Taliban blitz in Afghanistan claims four more provincial capitals

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The resurgent Taliban reportedly took control of four other provincial capitals on Friday as the militant group’s offensive continues to draw closer to Kabul, where the United States is rushing to evacuate “thousands” of American citizens and Afghan interpreters, according to officials.

The latest blow has been the loss of the capital of Helmand province, where US, British and NATO allied forces have fought some of the bloodiest battles of the past 20 years. Taliban forces have captured half of the country’s 34 provincial capitals in recent days, including its second and third largest cities, Herat and Kandahar.

“It all collapses in no time,” a US Army officer told Fox News on Thursday.

The maps show the areas controlled by the Taliban on selected dates each month.
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The maps show the areas controlled by the Taliban on selected dates each month.
(PA)

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Officials separately told Fox News that the US military would help evacuate “thousands” of US citizens and Afghan interpreters from Kabul.

While the capital Kabul is not yet directly threatened, losses and advances elsewhere further strengthen the Taliban’s grip.

The latest U.S. military intelligence assessment suggests Kabul could come under insurgent pressure within 30 days and, if current trends continue, the Taliban could take full control of the country within months, according to the Associated Press.

On Friday, in the south of the county, insurgents swept the capitals of the provinces of Zabul and Uruzgan, in addition to that of Helmand.

Attaullah Afghan, the head of the Helmand Provincial Council, said the Taliban captured Lashkar Gah after weeks of fierce fighting and hoisted their white flag above government buildings. He said three national army bases outside Lashkar Gah remain under government control.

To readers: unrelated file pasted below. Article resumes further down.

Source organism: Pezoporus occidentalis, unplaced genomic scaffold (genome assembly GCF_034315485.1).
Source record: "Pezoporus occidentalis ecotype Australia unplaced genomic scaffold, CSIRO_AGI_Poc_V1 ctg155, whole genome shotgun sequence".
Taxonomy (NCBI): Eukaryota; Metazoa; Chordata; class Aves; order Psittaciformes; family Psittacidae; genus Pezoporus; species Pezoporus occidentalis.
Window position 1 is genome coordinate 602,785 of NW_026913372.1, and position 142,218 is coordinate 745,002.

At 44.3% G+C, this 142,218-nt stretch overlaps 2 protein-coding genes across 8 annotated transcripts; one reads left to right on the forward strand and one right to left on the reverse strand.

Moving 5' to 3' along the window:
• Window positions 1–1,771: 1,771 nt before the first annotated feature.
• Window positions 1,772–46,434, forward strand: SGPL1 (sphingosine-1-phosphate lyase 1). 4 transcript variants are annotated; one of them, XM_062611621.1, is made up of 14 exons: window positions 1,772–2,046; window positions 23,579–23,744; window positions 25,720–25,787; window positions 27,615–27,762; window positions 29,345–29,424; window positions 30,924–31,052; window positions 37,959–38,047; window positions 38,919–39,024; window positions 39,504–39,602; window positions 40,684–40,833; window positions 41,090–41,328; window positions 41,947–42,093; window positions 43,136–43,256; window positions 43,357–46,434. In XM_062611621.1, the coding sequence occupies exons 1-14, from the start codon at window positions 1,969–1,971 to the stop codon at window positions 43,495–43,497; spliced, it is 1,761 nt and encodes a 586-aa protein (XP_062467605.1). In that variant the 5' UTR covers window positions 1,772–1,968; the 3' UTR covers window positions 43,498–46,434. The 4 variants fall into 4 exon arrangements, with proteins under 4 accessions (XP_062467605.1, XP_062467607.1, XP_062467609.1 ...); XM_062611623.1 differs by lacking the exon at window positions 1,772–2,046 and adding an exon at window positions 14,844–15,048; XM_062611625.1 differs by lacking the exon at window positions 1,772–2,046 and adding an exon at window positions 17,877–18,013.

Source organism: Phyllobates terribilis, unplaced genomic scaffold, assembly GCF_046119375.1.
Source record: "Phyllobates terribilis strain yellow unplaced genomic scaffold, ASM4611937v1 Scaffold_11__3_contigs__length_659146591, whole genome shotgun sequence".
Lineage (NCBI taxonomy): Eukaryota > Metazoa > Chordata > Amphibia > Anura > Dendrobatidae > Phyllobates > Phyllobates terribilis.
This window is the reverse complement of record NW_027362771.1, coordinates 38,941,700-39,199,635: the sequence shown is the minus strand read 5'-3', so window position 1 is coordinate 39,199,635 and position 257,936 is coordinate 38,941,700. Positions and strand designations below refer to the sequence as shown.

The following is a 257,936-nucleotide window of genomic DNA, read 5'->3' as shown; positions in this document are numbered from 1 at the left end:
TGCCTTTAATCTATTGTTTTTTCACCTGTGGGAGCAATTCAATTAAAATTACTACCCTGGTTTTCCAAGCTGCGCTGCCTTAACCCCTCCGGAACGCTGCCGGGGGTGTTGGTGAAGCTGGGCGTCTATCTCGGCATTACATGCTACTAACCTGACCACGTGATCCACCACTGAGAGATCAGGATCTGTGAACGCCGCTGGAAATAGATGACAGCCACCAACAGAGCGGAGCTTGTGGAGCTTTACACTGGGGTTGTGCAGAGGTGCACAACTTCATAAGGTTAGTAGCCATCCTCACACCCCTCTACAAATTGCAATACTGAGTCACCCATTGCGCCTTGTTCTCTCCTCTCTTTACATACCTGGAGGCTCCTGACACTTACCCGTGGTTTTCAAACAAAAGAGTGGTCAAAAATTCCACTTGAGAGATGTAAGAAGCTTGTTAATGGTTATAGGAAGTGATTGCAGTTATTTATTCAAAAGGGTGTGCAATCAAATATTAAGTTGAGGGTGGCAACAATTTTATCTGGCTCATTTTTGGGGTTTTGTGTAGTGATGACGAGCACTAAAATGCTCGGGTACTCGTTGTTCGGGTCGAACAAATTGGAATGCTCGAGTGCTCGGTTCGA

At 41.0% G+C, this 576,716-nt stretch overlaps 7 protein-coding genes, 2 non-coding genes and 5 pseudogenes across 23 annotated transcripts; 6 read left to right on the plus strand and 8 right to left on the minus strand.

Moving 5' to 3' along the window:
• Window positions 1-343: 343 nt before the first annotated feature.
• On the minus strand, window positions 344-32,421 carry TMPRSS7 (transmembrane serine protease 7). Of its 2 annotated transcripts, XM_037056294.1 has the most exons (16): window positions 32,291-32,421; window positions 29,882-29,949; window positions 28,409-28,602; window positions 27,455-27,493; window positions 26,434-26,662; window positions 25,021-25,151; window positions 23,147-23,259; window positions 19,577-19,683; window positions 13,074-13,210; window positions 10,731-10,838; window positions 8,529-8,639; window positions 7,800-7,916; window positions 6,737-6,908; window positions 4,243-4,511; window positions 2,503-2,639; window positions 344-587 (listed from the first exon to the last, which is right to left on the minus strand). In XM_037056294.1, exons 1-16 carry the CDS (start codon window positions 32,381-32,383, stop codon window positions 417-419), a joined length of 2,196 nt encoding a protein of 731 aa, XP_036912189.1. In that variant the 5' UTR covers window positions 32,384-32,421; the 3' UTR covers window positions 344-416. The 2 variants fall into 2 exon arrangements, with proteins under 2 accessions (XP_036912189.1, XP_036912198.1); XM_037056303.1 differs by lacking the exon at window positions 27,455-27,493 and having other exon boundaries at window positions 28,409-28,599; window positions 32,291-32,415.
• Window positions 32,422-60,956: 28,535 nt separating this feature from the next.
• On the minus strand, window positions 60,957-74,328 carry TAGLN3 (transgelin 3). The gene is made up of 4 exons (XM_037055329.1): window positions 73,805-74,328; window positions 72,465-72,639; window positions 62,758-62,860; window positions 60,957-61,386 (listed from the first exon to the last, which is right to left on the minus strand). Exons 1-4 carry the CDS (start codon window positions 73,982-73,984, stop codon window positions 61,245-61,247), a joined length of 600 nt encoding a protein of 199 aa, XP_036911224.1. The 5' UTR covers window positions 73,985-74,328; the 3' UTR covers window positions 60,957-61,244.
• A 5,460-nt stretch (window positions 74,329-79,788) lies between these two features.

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Atta Jan Haqbayan, the head of the provincial council of Zabul province, said the local capital of Qalat fell and officials were in a nearby military camp preparing to leave.

Bismillah Jan Mohammad and Qudratullah Rahimi, lawmakers in Uruzgan province in southern Afghanistan, said local officials handed Tirin Kot over to the Taliban. Mohammad said the governor was heading to the airport to leave for Kabul.

In the west of the country, Fazil Haq Ehsan, head of the provincial council of Ghor province, said his capital, Feroz Koh, had also fallen to insurgents.

Thousands of people have fled their homes amid fears the Taliban could bring Afghanistan back to the kind of brutal and repressive regime it imposed when in power at the turn of the millennium. At that time, the group virtually eliminated women’s rights and carried out public executions for enforcing a ruthless version of Islamic law.

An early sign of such tactics came in Herat, where insurgents paraded two suspected looters through the streets on Friday with black makeup smeared on their faces.

On Friday, a Taliban fighter holds a rocket-propelled grenade along the road in Herat, Afghanistan's third-largest city.  (AFP photo via Getty Images)

On Friday, a Taliban fighter holds a rocket-propelled grenade along the road in Herat, Afghanistan’s third-largest city. (AFP photo via Getty Images)
((Photo by – / AFP via Getty Images))

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Qatar peace talks remain at a standstill, although diplomats are still meeting, as the United States, European and Asian countries have warned that any government established by force will be rejected.

But the Taliban’s advance continued on Friday as they entered the capital of Logar province, just 80 kilometers south of Kabul.

Hasibullah Stanikzai, head of the Logar Provincial Council, said fighting was still ongoing inside Puli-e Alim, with government forces holding the police headquarters and other security facilities. He spoke to the AP by phone from his office, and gunshots could be heard in the background. The Taliban said they captured the police headquarters and a nearby prison.

The attack represents a staggering collapse of Afghan forces after the United States spent nearly two decades and $ 830 billion trying to establish a functioning state. US forces overthrew the Taliban in the aftermath of the September 11 attacks, which Al Qaeda planned and executed while under the shelter of the Taliban government.

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Taliban fighters now advancing across the country ride American-made Humvees and carry M-16s stolen from Afghan forces.

Biden decided in April to end U.S. military involvement in the war, and the pullout is expected to be completed by Aug.31.

Lucas Tomlinson of Fox News and Associated Press contributed to this report.

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